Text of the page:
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Book Review: Another Chance
Dissent: Volume 6 of the Helter Skelter Anthology of New Writing

Book Review: Another Chance

Not even a year has passed since Ahmed Faiyaz’s debut novel Love, Life & All that Jazz… first hit the shelves, and the chartered accountant turned management consultant turned author is already out with a second book titled Another Chance. The blurb tells you that it is the story of a depressingly gorgeous woman, which it is, but along with that it is also an unnerving reflection of the state of contemporary amorous relationships in modern India. Some fickle, some lasting, and some that could only manage to find an uncomfortable place between the two.

Helter Skelter: Another Chance
Another Chance book cover.

Ruheen Oberoi, the protagonist, is perennially prone to making wrong choices. She is a Shimla girl who has been spoiled rotten by her sole guardian, her maternal grandfather. A wild child, she gets expelled from a boarding school in Nainital when caught sneaking away to the boys’s dormitory with her high school sweetheart Varun. On moving to Mumbai after two years for college, she meets Aditya—the good guy, who is working his way to becoming a future brand manager. Love blossoms quickly and gets trampled upon just as soon by a roguish brat from a political family, Vishal, who goes by the sobriquet of Ogre. Things get nasty in his relentless pursuit of Ruheen and all three of them end up going their separate ways. Working in Delhi later on, she ties the knot on an impulse with Rohan, an N.R.I. who was incidentally in India on a bride hunting expedition. Marital life in London fails her as well, and by some odd luck she manages to flee away from her worst nightmare to Amsterdam. It is here that she finally matures and finds solace, just in time for the past to catch up with her.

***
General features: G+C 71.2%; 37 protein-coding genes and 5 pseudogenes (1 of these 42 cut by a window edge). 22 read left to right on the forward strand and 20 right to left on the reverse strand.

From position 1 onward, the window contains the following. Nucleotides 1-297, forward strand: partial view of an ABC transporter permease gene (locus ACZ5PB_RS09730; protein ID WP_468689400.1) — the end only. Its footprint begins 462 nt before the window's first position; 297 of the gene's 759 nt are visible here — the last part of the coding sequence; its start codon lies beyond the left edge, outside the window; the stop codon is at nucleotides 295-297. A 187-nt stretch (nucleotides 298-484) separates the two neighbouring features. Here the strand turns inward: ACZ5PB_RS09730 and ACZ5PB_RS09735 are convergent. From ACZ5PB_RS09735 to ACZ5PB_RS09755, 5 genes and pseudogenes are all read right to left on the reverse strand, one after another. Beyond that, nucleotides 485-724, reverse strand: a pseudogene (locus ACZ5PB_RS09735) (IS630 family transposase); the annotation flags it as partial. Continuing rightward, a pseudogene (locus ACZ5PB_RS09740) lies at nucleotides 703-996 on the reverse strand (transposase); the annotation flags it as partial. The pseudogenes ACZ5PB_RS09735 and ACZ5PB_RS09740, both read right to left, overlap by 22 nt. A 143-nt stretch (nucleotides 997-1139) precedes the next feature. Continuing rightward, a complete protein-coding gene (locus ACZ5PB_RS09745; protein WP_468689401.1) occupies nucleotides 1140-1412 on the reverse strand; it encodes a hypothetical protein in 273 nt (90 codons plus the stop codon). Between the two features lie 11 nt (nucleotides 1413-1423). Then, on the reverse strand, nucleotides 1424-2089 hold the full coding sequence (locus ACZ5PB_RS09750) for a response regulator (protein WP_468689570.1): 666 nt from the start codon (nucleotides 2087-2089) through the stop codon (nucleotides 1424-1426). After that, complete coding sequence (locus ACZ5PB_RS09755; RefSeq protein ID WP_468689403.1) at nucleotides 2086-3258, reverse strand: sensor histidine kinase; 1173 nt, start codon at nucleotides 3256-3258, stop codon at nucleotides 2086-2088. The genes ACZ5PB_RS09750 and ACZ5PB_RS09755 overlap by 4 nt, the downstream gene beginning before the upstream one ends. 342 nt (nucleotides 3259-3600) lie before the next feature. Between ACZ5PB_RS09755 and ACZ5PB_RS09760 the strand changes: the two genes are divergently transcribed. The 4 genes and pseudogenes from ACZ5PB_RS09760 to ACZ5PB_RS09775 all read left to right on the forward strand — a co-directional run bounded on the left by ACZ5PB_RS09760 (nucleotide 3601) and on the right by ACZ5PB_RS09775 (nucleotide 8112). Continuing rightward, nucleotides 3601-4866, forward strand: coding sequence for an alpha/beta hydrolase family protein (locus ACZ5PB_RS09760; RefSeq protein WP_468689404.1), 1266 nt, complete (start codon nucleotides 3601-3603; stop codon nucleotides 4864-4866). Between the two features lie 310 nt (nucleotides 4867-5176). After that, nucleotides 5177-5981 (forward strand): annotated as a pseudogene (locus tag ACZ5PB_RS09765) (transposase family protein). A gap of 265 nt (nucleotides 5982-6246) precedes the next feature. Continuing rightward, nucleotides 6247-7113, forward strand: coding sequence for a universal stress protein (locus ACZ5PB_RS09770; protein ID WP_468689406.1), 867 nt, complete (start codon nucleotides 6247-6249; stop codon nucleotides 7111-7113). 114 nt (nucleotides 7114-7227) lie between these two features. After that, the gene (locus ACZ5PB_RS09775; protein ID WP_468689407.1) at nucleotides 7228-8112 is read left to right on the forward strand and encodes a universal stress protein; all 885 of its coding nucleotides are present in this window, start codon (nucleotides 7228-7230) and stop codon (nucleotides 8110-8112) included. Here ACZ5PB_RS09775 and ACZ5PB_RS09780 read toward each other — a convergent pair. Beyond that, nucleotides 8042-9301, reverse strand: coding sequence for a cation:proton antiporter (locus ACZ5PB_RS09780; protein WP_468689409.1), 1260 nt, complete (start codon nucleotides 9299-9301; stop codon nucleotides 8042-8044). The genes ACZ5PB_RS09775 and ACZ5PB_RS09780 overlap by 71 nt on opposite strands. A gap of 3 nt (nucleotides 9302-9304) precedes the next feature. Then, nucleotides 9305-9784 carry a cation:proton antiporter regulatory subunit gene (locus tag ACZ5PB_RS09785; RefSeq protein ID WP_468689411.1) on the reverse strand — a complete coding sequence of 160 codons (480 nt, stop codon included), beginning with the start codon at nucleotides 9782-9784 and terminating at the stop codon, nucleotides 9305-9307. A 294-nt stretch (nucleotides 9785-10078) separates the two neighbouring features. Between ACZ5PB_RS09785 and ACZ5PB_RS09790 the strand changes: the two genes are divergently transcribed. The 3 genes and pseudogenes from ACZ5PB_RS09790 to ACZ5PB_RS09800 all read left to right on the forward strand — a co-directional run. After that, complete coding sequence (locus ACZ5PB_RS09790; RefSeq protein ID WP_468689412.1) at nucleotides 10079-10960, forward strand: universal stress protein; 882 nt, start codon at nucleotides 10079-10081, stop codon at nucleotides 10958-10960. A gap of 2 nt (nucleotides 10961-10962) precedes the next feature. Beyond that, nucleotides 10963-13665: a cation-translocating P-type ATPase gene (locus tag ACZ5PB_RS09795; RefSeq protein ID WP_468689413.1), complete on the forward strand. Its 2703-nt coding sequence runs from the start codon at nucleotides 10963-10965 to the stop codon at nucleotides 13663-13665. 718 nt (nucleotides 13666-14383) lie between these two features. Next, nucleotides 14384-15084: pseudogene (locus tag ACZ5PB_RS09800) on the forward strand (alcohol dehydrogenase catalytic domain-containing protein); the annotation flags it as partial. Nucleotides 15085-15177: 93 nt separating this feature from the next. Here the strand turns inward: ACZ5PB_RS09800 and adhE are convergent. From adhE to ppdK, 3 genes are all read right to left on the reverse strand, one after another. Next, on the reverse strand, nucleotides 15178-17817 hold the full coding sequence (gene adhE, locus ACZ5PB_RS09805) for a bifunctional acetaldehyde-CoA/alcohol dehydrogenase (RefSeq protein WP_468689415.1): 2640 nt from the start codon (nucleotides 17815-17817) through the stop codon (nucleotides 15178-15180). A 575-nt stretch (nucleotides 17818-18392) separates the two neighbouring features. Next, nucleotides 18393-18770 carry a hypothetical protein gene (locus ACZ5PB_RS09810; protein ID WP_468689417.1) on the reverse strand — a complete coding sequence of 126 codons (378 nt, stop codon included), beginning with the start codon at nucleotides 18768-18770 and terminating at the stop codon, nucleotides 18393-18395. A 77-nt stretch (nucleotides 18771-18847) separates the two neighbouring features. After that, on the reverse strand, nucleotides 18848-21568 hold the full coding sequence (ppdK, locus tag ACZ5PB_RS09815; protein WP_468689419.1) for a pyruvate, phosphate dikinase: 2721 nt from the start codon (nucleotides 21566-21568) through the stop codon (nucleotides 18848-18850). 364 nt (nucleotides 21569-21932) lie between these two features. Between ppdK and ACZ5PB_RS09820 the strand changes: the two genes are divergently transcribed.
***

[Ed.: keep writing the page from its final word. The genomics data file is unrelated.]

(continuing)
This is one of those novels that is meant to be adapted into a screenplay someday, which is not to say that it is a regular love triangle. Here you have a love hexagon, if such a term exists. There’s Ruheen, her four suitors, and Malika, Aditya’s colleague, all vying for that unattainable ‘another chance’. What Faiyaz captures very ably is the lifestyle of the typical urban youth, be it their attempt to bring some steadiness to the toppling balance between their professional and personal lives, or their share in the rising consumerism. When they are on a vacation there’s the ‘Twitpic first’ rule, when they are at home there’s Prison Break or How I Met Your Mother on television, when they are partying… well, you get the drift.

It’s a story directed towards realists who want to see a part of their own lives in print. Escapists or idealists may not really enjoy Another Chance. If you’d rather pick up a book to forget what’s happening around you, then this may not be the best choice. Likewise, for fans of old school romances, though there is plenty of mush and gush. Latent or aspiring feminists could get offended by the unwanted attention given to Ruheen’s physical appearances. Another plausible reason for not liking the book could be brand aversion. Can’t stand the BlackBerry boys? Better stay away. Other than that there’s not much to complain.

See Also

The fluidly written narrative is devoid of any pretense. The dialogues between characters are believable, with random slippages into Hindi. Also, for travel lovers, many cities and their haunts are described in detail. Patiently fleshed out, highly relatable and full of emotional conflicts, Another Chance makes for an involving read. Ahmed Faiyaz is definitely a writer to watch out for—not only is he good at what he does, but is also prolific, and that sure is a rare combination.

[Grey Oak Publishers; ISBN 9788187330431]
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